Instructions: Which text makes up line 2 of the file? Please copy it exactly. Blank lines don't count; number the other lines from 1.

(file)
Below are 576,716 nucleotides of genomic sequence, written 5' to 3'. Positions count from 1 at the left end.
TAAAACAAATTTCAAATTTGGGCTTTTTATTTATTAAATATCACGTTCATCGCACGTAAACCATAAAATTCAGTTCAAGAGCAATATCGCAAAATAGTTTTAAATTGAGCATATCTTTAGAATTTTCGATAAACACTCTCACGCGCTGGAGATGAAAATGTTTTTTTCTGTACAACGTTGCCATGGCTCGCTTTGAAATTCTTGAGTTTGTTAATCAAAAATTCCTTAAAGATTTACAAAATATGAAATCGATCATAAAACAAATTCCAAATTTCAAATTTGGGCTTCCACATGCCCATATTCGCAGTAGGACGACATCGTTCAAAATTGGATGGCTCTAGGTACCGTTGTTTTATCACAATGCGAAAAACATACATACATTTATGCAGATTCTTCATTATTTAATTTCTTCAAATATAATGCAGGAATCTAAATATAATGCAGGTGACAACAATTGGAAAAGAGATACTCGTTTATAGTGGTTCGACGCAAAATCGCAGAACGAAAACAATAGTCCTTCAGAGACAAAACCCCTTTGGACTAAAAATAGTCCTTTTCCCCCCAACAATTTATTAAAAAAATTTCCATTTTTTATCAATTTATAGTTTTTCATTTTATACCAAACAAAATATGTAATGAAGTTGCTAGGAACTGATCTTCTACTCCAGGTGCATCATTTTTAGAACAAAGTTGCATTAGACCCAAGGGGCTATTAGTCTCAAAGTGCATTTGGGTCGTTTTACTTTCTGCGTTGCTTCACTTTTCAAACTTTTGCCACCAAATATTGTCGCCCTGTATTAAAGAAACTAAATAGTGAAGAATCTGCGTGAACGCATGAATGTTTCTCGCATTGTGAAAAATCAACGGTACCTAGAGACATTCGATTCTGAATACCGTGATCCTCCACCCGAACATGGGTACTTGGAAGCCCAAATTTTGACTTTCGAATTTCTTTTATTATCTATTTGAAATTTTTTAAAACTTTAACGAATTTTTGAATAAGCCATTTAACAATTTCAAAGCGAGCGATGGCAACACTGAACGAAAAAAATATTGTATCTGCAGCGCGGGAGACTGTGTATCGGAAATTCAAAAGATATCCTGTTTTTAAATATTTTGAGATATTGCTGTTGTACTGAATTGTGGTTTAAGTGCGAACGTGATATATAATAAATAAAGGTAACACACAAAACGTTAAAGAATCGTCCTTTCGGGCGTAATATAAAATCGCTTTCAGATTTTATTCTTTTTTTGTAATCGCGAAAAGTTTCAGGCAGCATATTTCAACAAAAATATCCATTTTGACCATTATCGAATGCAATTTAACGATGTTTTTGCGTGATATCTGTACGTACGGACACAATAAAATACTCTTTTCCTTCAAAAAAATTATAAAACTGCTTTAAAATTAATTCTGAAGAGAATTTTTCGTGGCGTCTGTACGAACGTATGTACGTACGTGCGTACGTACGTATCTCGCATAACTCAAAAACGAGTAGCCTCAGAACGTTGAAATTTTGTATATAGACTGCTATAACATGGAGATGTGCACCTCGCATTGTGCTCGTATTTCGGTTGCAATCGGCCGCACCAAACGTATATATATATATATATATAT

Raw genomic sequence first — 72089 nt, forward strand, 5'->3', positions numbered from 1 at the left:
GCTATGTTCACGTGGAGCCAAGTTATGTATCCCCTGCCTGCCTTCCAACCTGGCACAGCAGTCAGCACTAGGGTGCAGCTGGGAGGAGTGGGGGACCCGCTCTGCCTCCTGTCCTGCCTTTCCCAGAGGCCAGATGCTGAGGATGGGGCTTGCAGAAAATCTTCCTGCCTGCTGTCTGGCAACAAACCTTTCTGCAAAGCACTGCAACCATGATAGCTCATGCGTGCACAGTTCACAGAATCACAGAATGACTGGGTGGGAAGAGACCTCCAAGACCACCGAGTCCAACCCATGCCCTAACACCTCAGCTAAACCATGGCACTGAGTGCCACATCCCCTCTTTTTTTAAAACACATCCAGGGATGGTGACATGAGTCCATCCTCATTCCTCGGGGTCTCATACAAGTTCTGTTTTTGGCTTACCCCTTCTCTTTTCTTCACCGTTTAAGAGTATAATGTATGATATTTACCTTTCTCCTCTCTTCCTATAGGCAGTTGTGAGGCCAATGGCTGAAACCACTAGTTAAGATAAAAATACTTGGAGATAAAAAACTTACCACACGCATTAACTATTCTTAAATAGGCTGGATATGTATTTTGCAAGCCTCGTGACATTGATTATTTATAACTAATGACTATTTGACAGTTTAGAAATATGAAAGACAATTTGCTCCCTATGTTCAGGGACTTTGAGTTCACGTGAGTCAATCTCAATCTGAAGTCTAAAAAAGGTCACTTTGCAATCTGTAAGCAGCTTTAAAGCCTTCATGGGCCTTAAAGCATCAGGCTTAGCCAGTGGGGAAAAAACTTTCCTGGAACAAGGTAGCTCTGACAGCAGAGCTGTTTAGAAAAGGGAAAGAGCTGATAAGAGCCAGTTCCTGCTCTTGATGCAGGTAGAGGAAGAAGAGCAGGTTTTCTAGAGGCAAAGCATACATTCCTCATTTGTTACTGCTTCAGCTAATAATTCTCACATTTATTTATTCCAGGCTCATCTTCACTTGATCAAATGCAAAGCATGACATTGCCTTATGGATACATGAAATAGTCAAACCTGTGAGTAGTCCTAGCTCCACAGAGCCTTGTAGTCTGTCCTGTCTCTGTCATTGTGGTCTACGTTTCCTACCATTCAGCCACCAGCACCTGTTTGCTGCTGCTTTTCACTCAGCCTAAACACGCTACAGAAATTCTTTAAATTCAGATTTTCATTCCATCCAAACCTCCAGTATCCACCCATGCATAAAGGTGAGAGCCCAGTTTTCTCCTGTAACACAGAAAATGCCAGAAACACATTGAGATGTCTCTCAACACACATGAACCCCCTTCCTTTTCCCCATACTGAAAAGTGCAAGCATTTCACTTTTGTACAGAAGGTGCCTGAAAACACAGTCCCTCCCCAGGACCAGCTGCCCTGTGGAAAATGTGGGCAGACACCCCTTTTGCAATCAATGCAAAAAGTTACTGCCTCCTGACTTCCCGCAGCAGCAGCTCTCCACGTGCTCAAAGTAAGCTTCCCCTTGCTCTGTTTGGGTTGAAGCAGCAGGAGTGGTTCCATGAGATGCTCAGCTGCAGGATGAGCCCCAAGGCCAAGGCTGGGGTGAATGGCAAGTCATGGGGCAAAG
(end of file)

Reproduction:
TAAAACAAATTTCAAATTTGGGCTTTTTATTTATTAAATATCACGTTCATCGCACGTAAACCATAAAATTCAGTTCAAGAGCAATATCGCAAAATAGTTTTAAATTGAGCATATCTTTAGAATTTTCGATAAACACTCTCACGCGCTGGAGATGAAAATGTTTTTTTCTGTACAACGTTGCCATGGCTCGCTTTGAAATTCTTGAGTTTGTTAATCAAAAATTCCTTAAAGATTTACAAAATATGAAATCGATCATAAAACAAATTCCAAATTTCAAATTTGGGCTTCCACATGCCCATATTCGCAGTAGGACGACATCGTTCAAAATTGGATGGCTCTAGGTACCGTTGTTTTATCACAATGCGAAAAACATACATACATTTATGCAGATTCTTCATTATTTAATTTCTTCAAATATAATGCAGGAATCTAAATATAATGCAGGTGACAACAATTGGAAAAGAGATACTCGTTTATAGTGGTTCGACGCAAAATCGCAGAACGAAAACAATAGTCCTTCAGAGACAAAACCCCTTTGGACTAAAAATAGTCCTTTTCCCCCCAACAATTTATTAAAAAAATTTCCATTTTTTATCAATTTATAGTTTTTCATTTTATACCAAACAAAATATGTAATGAAGTTGCTAGGAACTGATCTTCTACTCCAGGTGCATCATTTTTAGAACAAAGTTGCATTAGACCCAAGGGGCTATTAGTCTCAAAGTGCATTTGGGTCGTTTTACTTTCTGCGTTGCTTCACTTTTCAAACTTTTGCCACCAAATATTGTCGCCCTGTATTAAAGAAACTAAATAGTGAAGAATCTGCGTGAACGCATGAATGTTTCTCGCATTGTGAAAAATCAACGGTACCTAGAGACATTCGATTCTGAATACCGTGATCCTCCACCCGAACATGGGTACTTGGAAGCCCAAATTTTGACTTTCGAATTTCTTTTATTATCTATTTGAAATTTTTTAAAACTTTAACGAATTTTTGAATAAGCCATTTAACAATTTCAAAGCGAGCGATGGCAACACTGAACGAAAAAAATATTGTATCTGCAGCGCGGGAGACTGTGTATCGGAAATTCAAAAGATATCCTGTTTTTAAATATTTTGAGATATTGCTGTTGTACTGAATTGTGGTTTAAGTGCGAACGTGATATATAATAAATAAAGGTAACACACAAAACGTTAAAGAATCGTCCTTTCGGGCGTAATATAAAATCGCTTTCAGATTTTATTCTTTTTTTGTAATCGCGAAAAGTTTCAGGCAGCATATTTCAACAAAAATATCCATTTTGACCATTATCGAATGCAATTTAACGATGTTTTTGCGTGATATCTGTACGTACGGACACAATAAAATACTCTTTTCCTTCAAAAAAATTATAAAACTGCTTTAAAATTAATTCTGAAGAGAATTTTTCGTGGCGTCTGTACGAACGTATGTACGTACGTGCGTACGTACGTATCTCGCATAACTCAAAAACGAGTAGCCTCAGAACGTTGAAATTTTGTATATAGACTGCTATAACATGGAGATGTGCACCTCGCATTGTGCTCGTATTTCGGTTGCAATCGGCCGCACCAAACGTATATATATATATATATATAT